At the same time, policies for promoting equity in ECEC may require targeted professional development or placement schemes to ensure that staff with the adequate training are assigned to ECEC centres where their specific skills are needed most. While many countries grant priority admission and fee waivers to vulnerable children, especially those living in poverty (European Commission/EACEA/Eurydice, 2019[48]), policies aiming to tackle socio-economic or cultural/linguistic disadvantage should also strive to allocate quality staff, not just more staff, to less privileged children, by addressing potential inequities in the sorting of staff across ECEC centres. Providing professional development that helps ECEC staff and leaders to respond to the growing diversity of children in ECEC settings is one of such policies. At the pre-primary level, Germany and Turkey are the countries where a smaller proportion of staff have received training for working with a diversity of children in both their initial preparation programmes and in-service training. In Germany, however, a larger share of staff have such a training trajectory in centres where the proportion of socio-economically disadvantaged children or dual language learners is large rather than small, whereas in Turkey the opposite holds (Table C.2.24). Countries can increase efforts to support more staff in developing skills for better addressing diversity, and in the short run, also explore introducing mandatory or incentivised staff rotation schemes to bring more staff with such skills to centres with more diverse populations of children.

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Notes

← 1. This bears in mind that the distinction between teachers and assistants is not relevant for all countries. Tables for the chapter first report results for all categories of staff (“All staff”: including teachers, assistants, staff for individual children, staff for special tasks and interns). Tables then provide a breakdown of results for teachers and assistants (which together comprised about 92% of staff across countries) and differences between the two groups. However, definitions of teachers’ assistants’ roles vary across countries. The distinction between teachers and assistants is nonetheless common in most of the participating countries. See the Reader’s Guide and the TALIS Starting Strong 2018 Technical Report (OECD, 2019[49]) for more information on staff reports of their own roles in the target group.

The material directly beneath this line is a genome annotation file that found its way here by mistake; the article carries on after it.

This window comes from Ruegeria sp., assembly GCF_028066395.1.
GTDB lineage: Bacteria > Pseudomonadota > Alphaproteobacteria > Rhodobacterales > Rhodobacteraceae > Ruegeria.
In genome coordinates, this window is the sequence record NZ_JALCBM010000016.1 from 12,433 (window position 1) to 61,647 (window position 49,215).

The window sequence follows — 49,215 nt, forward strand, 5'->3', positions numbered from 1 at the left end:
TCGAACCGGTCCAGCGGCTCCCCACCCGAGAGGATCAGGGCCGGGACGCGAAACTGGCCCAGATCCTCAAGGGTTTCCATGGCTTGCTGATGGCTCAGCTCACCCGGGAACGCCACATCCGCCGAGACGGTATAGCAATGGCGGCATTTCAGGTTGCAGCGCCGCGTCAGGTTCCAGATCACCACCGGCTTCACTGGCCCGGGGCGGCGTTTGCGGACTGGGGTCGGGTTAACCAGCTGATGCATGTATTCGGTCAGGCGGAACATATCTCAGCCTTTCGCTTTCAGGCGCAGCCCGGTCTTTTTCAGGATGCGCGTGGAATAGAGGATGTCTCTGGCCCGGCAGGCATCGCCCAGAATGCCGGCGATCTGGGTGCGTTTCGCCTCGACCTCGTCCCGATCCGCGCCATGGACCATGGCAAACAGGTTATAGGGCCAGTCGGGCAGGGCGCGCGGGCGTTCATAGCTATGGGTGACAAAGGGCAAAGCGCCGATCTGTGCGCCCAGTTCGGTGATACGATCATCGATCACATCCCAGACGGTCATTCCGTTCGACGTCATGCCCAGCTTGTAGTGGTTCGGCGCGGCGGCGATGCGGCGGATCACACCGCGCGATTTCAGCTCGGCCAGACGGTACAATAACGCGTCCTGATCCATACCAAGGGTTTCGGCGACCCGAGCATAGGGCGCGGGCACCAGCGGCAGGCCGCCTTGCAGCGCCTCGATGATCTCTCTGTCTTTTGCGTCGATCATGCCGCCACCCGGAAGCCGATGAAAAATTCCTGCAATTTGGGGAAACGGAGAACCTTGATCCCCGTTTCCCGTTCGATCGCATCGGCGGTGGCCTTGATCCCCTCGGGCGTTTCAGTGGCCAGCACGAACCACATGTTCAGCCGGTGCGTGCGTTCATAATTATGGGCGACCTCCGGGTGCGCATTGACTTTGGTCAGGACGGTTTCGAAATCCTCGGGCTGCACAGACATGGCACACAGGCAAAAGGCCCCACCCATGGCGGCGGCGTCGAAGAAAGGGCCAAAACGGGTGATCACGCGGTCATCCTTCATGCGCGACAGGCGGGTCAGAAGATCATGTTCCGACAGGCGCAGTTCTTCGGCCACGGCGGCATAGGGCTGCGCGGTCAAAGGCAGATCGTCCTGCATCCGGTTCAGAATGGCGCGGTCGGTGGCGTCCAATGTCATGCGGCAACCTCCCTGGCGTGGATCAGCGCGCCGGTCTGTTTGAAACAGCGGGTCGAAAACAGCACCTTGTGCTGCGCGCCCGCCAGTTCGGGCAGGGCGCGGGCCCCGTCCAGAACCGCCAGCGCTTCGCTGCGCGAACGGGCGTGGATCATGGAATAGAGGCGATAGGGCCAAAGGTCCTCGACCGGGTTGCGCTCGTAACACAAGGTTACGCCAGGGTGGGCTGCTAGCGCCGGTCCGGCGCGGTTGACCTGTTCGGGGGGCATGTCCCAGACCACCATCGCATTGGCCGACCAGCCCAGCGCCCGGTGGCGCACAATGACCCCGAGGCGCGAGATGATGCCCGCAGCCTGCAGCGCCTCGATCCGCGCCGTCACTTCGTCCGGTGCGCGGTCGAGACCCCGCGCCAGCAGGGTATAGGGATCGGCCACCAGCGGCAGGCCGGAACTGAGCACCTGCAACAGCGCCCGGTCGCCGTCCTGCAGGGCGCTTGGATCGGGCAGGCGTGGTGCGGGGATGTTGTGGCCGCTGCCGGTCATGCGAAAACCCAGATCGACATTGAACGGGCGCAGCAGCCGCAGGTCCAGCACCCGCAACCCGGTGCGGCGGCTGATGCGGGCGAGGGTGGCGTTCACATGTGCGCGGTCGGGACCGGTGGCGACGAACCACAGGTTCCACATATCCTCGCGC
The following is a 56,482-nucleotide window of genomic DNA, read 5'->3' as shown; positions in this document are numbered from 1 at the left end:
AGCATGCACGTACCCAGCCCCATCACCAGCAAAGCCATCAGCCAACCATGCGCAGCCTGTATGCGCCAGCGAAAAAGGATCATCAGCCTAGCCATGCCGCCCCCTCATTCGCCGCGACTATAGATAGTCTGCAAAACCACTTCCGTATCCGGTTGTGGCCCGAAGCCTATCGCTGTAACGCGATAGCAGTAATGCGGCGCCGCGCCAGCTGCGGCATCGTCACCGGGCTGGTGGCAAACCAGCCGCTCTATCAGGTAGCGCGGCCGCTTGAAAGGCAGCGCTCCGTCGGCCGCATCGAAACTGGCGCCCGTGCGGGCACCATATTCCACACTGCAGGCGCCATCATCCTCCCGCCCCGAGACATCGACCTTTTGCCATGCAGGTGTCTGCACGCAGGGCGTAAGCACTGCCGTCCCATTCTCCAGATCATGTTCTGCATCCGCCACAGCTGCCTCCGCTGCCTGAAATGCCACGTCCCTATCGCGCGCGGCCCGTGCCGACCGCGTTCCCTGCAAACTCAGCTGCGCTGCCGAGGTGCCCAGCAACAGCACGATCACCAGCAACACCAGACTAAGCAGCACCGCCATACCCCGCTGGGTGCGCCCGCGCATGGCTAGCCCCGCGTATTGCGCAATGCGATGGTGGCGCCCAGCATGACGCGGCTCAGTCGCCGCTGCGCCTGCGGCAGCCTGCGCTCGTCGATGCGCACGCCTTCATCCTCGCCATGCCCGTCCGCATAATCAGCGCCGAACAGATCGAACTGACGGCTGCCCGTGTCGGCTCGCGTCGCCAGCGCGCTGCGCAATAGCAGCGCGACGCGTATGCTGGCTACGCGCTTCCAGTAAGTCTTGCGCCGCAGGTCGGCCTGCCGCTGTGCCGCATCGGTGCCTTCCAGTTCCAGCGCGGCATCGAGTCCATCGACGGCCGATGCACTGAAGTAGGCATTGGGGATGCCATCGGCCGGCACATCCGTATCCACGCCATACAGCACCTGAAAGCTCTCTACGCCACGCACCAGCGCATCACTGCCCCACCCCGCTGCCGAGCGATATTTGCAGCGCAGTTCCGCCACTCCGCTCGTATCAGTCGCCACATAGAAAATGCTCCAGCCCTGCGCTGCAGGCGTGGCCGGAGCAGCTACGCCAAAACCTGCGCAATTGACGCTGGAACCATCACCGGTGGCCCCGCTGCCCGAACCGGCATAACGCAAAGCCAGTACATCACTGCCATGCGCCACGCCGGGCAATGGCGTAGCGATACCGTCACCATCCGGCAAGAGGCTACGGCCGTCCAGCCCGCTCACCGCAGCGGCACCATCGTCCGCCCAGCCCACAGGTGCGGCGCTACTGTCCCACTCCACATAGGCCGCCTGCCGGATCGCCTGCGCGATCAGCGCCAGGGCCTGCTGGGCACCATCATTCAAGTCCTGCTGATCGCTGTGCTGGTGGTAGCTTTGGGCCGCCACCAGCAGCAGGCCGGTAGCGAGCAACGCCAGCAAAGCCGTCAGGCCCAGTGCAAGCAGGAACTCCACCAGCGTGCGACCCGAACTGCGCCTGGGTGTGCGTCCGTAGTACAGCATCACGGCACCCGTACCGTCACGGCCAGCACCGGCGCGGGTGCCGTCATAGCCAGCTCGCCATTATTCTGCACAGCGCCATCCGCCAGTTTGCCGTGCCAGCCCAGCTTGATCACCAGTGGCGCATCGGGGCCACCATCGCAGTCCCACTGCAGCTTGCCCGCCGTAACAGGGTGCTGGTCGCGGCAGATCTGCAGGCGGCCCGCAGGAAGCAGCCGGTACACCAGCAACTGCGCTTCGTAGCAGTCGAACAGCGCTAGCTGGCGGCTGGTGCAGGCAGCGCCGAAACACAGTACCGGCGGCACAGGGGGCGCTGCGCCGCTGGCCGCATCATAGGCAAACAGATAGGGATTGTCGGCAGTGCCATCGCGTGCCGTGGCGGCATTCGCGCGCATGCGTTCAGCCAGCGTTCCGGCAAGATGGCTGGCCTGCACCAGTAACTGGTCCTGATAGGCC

← 2. Comparisons between teachers and assistants are not possible in Iceland because participants were not familiar with the distinction between these roles, see the TALIS Starting Strong 2018 Technical Report (OECD, 2019[49]).

← 3. Other categories of staff, including staff for individual children, staff for special tasks and interns, are excluded from analyses that combine role and experience breakdowns.

← 4. Analyses described in the TALIS Starting Strong 2018 Technical Report support this clustering, see Chapter 11 in OECD (2019[49]) .The five items included in the area “Pedagogy” and the three included in the area “Diversity” were used to construct scales about needs for professional development. Further, exploratory factor analyses were carried out to investigate clusters among the 16 training contents items in the staff questionnaire. This was examined for pre-service and for in-service training contents separately, for the pooled sample and country-specific samples separately, and for the pre-primary sample and the sample of centres for children under age 3 separately. Results support the proposed clustering for the three thematic areas concerned and for maintaining other items as areas in their own right.

← 5. In the case of “Playful learning” and “Diversity”, analyses assume that an area has been covered in training if staff report training on at least one of the items that the area aggregates. In the case of “Pedagogy”, which groups the highest number of items, it is required that staff report at least two of the items that the area aggregates. This typically means that training included contents about “Learning theories” as well as one of the specific subject matter areas, therefore capturing staff pedagogical knowledge in a more meaningful way than by coverage of a single item.

← 6. The thematic breadth of training may be calculated for different groups of staff. In this section, breadth is estimated for staff meeting two conditions: 1) being trained to work with children as part of their pre-service education and training; and 2) having participated in training activities during the 12 months prior to the survey. The number of areas covered can differ for staff meeting only one of these two conditions.